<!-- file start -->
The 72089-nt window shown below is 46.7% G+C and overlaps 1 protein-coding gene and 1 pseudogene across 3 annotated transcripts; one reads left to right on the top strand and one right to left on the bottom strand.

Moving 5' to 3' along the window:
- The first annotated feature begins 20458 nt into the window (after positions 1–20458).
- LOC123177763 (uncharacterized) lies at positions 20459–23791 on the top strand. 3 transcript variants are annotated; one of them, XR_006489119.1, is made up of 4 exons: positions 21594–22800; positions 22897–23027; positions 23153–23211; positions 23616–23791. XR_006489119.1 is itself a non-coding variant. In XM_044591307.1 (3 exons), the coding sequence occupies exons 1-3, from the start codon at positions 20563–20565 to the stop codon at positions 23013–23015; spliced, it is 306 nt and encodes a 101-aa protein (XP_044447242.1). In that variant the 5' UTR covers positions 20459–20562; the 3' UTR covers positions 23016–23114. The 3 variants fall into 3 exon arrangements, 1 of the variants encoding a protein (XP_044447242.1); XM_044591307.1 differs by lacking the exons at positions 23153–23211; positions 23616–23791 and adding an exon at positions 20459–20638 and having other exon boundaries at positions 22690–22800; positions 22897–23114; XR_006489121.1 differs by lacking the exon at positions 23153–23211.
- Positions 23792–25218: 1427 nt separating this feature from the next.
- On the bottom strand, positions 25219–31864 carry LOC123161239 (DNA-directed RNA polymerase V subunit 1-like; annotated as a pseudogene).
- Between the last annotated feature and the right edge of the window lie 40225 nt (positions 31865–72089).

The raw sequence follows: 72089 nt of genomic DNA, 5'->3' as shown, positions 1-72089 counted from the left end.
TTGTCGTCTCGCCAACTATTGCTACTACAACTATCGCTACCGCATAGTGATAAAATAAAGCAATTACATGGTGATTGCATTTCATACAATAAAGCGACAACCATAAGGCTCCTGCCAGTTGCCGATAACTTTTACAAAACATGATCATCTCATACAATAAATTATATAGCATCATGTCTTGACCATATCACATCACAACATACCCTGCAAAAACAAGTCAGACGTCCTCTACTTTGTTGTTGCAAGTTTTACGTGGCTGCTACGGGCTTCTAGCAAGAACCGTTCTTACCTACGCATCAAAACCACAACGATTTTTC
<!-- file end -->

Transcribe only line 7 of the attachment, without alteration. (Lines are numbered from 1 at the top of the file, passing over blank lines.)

- Between the last annotated feature and the right edge of the window lie 40225 nt (positions 31865–72089).